A joint Jewish and Palestinian state means modern Israel will cease to be an exclusively Jewish state. Of course, Israel proper today is, in a sense, a binational state in which Israeli Arabs are 20 percent of the population. They are citizens of Israel. They have, on paper, full equal rights, but, as the recent outbreak of violence has shown, Israeli Arabs suffer from discrimination and violations of their civil rights in intolerable ways. 

A one-state solution cannot be achieved without resolving the issue of Palestinian refugees and the right of return. There are roughly seven-million Palestinian refugees scattered around the world. These refugees fled, were expelled, or were forced into exile between 1948 and today. Three-quarters of a million Palestinians were displaced and became refugees as a result of the Arab-Israeli war following the establishment of the state of Israel. Palestinians refer to this displacement as al-Nakba, the catastrophe. Israeli seizure of the West Bank and Gaza after the 1967 war forced tens of thousands of Palestinians into exile. Many other Palestinians have been internally exiled, forced out of their homes but still resident in either Israel or the occupied territories.

Israel insists that Palestinian refugees must abandon hope of returning to their homeland as a precondition for any peace settlement between Jews and Arabs. The Israeli government — and its American supporters — provides many excuses to deny the right of return. The Palestinians, they say, were encouraged by Arab leaders to flee in 1948 or willingly left their homes. Often it is claimed that Palestinians have made homes elsewhere. Also, many Israelis and American Jews claim under international law that the only refugees are the people who fled in 1948. Their children and grandchildren are no longer entitled to refugee status.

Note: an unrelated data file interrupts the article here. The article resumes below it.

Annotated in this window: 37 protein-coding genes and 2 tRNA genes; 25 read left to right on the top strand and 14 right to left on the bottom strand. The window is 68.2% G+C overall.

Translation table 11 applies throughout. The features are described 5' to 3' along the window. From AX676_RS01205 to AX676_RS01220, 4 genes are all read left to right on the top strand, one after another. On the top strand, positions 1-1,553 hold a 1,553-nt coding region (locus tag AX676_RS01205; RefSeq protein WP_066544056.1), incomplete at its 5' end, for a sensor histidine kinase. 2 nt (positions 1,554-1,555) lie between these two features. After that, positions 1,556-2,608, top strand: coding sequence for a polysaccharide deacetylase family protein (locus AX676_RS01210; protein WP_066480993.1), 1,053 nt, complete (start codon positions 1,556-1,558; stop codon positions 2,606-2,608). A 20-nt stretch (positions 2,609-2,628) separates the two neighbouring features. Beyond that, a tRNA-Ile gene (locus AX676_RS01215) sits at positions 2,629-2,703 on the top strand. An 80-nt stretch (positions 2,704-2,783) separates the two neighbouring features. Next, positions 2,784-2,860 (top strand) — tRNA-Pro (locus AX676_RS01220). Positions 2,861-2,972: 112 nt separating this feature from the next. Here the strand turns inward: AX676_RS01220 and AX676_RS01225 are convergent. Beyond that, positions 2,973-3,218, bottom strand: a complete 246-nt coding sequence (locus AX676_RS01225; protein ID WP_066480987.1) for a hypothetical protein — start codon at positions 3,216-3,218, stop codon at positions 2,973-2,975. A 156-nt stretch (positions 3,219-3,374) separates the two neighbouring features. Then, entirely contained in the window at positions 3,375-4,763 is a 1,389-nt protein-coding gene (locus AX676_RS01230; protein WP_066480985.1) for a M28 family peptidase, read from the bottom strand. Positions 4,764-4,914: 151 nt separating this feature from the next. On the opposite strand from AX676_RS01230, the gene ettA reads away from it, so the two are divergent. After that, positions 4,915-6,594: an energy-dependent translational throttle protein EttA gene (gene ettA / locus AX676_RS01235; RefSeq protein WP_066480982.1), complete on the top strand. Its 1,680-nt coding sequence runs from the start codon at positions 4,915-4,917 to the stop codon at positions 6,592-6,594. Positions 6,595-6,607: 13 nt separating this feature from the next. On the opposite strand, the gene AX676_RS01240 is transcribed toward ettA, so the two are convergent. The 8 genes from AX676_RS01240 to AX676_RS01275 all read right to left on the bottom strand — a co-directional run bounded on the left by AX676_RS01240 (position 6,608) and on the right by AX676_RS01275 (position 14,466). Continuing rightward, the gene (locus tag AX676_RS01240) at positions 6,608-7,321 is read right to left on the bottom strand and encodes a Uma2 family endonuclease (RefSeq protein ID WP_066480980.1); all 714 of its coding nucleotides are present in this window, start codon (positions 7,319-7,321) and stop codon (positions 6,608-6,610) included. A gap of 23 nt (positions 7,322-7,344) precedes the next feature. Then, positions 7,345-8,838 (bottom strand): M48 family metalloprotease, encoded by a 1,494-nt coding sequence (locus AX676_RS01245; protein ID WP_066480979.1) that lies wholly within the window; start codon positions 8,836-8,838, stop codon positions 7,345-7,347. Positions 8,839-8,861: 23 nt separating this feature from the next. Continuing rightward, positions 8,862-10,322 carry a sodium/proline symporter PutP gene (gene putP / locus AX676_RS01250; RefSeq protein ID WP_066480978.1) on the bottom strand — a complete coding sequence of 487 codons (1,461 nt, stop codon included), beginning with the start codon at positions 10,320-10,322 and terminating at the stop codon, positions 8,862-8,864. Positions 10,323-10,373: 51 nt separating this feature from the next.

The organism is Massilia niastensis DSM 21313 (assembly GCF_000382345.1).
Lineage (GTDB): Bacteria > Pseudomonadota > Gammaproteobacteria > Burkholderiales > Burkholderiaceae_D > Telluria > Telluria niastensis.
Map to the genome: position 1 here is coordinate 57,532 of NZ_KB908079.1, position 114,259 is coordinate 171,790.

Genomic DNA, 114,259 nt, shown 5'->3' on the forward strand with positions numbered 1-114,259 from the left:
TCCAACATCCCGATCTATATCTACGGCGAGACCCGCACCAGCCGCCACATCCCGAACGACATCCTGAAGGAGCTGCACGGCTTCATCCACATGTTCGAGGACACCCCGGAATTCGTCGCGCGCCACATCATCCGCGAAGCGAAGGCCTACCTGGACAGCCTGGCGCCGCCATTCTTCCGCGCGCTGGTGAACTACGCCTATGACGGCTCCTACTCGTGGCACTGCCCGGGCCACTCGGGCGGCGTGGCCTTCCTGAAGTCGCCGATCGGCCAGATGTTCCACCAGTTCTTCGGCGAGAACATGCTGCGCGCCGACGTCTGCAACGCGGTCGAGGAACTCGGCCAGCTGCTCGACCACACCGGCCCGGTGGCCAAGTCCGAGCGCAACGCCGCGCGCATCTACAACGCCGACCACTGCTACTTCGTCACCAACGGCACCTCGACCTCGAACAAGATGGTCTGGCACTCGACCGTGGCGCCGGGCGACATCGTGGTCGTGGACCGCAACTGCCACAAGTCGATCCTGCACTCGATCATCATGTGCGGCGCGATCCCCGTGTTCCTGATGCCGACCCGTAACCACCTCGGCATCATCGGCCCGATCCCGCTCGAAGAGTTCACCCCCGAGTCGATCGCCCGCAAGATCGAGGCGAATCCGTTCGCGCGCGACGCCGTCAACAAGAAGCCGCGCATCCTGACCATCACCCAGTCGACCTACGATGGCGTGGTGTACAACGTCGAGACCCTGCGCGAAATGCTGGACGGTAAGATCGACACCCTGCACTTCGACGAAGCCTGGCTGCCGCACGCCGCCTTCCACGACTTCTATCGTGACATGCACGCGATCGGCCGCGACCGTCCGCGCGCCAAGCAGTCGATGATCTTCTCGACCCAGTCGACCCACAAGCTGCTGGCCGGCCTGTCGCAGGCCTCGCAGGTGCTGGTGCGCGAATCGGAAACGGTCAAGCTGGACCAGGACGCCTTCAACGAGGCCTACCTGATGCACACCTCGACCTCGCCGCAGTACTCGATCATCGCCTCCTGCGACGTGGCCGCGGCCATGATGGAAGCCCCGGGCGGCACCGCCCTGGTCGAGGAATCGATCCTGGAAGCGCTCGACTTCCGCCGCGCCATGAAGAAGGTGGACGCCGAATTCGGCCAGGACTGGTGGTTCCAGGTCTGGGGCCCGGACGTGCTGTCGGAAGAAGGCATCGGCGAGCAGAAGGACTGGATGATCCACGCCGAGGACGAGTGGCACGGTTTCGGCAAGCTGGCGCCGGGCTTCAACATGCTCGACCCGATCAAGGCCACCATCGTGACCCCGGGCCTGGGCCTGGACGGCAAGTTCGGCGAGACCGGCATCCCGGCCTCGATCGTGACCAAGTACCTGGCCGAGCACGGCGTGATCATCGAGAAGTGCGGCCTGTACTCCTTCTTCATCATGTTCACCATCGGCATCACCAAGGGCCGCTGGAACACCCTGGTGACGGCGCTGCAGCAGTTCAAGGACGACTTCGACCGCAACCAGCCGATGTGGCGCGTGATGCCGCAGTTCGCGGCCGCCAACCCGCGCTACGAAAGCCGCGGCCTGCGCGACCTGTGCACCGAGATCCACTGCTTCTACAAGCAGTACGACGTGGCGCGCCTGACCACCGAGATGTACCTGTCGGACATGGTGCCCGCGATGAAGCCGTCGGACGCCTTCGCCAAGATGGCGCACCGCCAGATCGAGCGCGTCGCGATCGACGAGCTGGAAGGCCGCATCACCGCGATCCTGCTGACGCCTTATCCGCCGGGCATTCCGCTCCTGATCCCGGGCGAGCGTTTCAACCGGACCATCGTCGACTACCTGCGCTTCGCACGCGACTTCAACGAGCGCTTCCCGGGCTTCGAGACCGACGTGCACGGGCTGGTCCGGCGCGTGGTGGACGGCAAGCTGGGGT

This is an interesting assertion made by a people who base their claim to statehood on a three millennia-promise. No people have clung to a dream of return to an ancient homeland with more gusto than Jews in the Diaspora. Jews end every Passover seder, after all, with the vow, “Next year in Jerusalem.” Given the tragic history of the Jewish people, the longing for Zion was and is understandable. Jews, of all people, ought to appreciate other peoples’ longing for their ancient homeland. 

The ultimate tragedy of the Israeli-Palestinian conflict is that both people are right. Both deserve to live in peace in a homeland of their choosing. Both deserve self-determination. Unfortunately, both claim the same small plot of land. As recent events emphasize, this ongoing strife dictates the need for new ideas and new modes of thinking if the constant cycle of war and violence is to end. It will not be easy!

Posted May 25, 2021